We have all heard about those "quarantine" due dates. Babies who were conceived during
the Covid shutdowns began making their way into the world in late February 2021 and are continuing into May and June.
Google reports a 300% increase in searches for the word "midwife," but why is the demand higher even after the original rush has almost ended?
Many hospitals have placed restrictions on women in labor. Some hospitals did not allow any support persons to accompany the mom, including the father of the baby, and most required mask in labor and restricted the mother to her room.
Currently, local hospitals are allowing the father to attend a hospital birth. Some even allow a doula, but most still have mask mandates and isolate the mother to the birth room. While these restrictions may seem like a small price to pay, in labor they become huge obstacles.
Natural birth is hard and women need to be free to walk and move. Even normal hospital procedures such as mandatory IV's and prolonged fetal monitoring have traditionally been difficult for women desiring a non-medicated birth so these additional restrictions make natural childbirth nearly impossible.
The mask alone are uncomfortable enough to interfere with a woman's ability to cope with pain, not to mention the reduction in oxygen to both the mother and the baby. For many of these women, the exodus from the hospital was an easy transition.
As many as 20% of women attempt to have their babies without pain medications even in the hospital. Many of those women had previously considered using an independent midwife or having a waterbirth, but may have chosen to deliver at the hospital because of the cost. Insurance companies are often hesitant to cover midwifery services, so these families could be responsible for 100% of the cost for midwifery services. However; with the threat of Covid, the cost became a secondary obstacle.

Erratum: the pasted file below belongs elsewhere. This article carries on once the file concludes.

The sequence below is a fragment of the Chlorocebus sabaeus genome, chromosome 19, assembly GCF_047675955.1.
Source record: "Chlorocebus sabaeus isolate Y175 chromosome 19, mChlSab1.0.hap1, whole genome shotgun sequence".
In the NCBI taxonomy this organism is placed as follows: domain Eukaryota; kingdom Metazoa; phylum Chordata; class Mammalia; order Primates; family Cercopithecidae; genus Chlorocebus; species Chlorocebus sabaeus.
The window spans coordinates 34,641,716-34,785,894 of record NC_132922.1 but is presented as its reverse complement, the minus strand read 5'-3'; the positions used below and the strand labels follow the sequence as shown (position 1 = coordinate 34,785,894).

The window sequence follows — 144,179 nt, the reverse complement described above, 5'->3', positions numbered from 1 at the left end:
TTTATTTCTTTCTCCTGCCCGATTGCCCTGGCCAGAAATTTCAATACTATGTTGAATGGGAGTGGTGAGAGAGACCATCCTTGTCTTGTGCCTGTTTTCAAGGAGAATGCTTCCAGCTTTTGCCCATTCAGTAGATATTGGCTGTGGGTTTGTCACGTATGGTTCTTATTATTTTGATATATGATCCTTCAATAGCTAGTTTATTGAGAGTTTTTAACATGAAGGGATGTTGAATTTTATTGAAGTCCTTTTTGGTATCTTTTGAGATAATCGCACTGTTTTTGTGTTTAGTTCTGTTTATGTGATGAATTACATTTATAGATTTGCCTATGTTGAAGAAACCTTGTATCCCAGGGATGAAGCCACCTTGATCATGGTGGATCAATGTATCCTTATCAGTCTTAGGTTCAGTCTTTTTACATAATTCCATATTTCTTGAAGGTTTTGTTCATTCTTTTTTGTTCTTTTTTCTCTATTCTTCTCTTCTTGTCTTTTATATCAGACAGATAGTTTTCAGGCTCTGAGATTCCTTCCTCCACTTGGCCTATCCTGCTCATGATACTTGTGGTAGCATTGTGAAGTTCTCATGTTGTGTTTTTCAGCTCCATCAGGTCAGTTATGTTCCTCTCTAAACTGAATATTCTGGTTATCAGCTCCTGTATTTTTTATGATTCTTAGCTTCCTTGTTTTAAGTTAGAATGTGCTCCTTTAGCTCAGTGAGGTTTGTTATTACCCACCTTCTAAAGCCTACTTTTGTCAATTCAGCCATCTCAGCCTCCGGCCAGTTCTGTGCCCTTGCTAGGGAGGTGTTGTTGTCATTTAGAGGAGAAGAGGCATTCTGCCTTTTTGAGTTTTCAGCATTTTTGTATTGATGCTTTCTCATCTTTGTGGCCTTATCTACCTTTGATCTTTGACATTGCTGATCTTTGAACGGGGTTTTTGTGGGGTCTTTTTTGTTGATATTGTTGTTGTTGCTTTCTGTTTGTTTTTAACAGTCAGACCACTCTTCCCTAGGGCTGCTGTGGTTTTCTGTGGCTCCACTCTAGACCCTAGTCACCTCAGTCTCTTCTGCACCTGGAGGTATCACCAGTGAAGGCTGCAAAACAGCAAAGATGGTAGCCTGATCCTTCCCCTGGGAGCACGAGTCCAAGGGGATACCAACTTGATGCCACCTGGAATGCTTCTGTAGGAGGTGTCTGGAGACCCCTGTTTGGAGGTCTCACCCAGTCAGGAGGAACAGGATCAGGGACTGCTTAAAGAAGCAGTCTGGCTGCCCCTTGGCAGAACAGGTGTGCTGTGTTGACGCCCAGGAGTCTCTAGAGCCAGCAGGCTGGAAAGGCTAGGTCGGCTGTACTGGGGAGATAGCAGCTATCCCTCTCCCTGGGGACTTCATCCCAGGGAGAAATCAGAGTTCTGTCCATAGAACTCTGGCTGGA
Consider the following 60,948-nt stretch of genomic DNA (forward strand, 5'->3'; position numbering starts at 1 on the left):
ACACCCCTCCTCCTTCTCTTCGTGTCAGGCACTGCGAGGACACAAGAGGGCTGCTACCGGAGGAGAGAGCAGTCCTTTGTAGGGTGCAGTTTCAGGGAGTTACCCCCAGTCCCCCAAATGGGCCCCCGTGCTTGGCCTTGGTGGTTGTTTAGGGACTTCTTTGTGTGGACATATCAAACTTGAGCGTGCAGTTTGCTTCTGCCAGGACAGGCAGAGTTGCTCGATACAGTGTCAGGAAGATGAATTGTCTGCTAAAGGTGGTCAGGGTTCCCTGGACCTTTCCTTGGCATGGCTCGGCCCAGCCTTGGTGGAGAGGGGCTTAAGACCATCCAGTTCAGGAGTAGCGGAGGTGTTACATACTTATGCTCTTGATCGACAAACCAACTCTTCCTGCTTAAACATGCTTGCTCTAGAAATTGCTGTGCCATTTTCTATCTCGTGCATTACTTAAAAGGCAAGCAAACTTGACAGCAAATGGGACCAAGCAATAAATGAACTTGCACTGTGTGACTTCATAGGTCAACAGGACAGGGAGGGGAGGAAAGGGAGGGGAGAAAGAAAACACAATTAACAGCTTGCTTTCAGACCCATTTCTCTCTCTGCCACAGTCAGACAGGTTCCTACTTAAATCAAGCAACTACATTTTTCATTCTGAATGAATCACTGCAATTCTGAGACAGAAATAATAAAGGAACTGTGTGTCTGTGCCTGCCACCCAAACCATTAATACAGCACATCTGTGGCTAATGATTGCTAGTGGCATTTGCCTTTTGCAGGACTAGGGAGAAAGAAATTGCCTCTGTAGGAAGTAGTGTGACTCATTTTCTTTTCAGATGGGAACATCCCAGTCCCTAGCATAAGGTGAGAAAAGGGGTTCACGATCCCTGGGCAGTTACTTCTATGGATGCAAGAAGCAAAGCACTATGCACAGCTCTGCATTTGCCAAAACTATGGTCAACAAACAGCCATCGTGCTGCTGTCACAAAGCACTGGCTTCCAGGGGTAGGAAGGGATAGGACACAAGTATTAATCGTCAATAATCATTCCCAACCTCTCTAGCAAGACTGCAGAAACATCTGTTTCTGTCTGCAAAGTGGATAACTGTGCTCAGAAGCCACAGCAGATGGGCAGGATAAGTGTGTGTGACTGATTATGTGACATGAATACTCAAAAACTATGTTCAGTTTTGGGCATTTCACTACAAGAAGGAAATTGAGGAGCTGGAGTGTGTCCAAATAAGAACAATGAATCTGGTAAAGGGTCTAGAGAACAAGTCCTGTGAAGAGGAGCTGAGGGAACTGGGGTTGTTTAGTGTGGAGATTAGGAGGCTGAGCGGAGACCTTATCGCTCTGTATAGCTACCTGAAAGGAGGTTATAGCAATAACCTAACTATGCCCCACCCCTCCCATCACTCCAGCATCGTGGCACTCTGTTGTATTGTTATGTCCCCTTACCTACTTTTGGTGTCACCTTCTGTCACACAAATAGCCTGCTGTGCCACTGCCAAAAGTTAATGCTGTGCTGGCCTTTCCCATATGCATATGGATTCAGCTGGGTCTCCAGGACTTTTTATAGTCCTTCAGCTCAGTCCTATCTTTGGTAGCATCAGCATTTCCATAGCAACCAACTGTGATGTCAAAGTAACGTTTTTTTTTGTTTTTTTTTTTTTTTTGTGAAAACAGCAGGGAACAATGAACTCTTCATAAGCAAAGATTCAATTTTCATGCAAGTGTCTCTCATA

The threat of contracting Covid was a true fear for many families since a newborn and a postpartum woman already have compromised immune systems. Pregnant women are not considered to be sick and it has long been recognized that they should not be sharing space within a sick facility. Hospital-acquired infections increase the risk of death and disease, and add to the cost of care and the duration of stay in a hospital.
Since birth centers are small, there is seldom any ability for cross contamination to occur. Most women will find that they are usually the only person in labor at a birth center and these facilities would never host sick patients.
Is the introduction of a vaccine slowing the growth of midwifery use? Apparently, it is not. Instead, mothers are voicing their concerns about exposure to these vaccinations and to those who have been vaccinated.
Naturally-minded moms acknowledge that the effects of the Covid shots have not been completely tested for use during pregnancy and it will be many years before we will be able to identify any long-term effects. Since independent midwives are more likely to leave all forms of immunizations up to the decision of the parents; families continue to seek this environment for the birth of their baby.
While Birth Center care with an independent midwife has always been an excellent option for most healthy women, Covid exposure and hospital policy restrictions have shed a new light onto alternative birth options. Hopefully, the families that used these services for the first time because of Covid will continue to use this service for future pregnancies and recommend it to their friends.
As the demand for midwives continues to rise it should draw new midwives into the field. South Carolina and other states have many underserved areas that could
benefit from more midwives. Although it would take a lot of growth, perhaps we will be able to eventually effect the state’s high maternal and newborn morbidity rates as more women are able to find pregnancy services outside of the traditional hospital setting.